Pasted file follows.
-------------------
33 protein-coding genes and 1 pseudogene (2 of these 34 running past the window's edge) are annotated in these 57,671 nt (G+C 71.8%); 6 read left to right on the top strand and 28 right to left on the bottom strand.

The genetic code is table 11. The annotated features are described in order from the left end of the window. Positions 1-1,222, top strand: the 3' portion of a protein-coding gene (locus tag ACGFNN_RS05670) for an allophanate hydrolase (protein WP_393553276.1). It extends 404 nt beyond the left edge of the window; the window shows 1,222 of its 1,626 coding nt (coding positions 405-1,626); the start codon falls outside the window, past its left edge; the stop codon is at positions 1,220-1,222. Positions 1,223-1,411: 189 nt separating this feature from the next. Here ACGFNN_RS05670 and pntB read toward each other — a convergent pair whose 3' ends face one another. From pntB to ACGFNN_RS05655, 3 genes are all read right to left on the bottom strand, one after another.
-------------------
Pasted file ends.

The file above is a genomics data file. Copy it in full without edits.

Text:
33 protein-coding genes and 1 pseudogene (2 of these 34 running past the window's edge) are annotated in these 57,671 nt (G+C 71.8%); 6 read left to right on the top strand and 28 right to left on the bottom strand.

The genetic code is table 11. The annotated features are described in order from the left end of the window. Positions 1-1,222, top strand: the 3' portion of a protein-coding gene (locus tag ACGFNN_RS05670) for an allophanate hydrolase (protein WP_393553276.1). It extends 404 nt beyond the left edge of the window; the window shows 1,222 of its 1,626 coding nt (coding positions 405-1,626); the start codon falls outside the window, past its left edge; the stop codon is at positions 1,220-1,222. Positions 1,223-1,411: 189 nt separating this feature from the next. Here ACGFNN_RS05670 and pntB read toward each other — a convergent pair whose 3' ends face one another. From pntB to ACGFNN_RS05655, 3 genes are all read right to left on the bottom strand, one after another.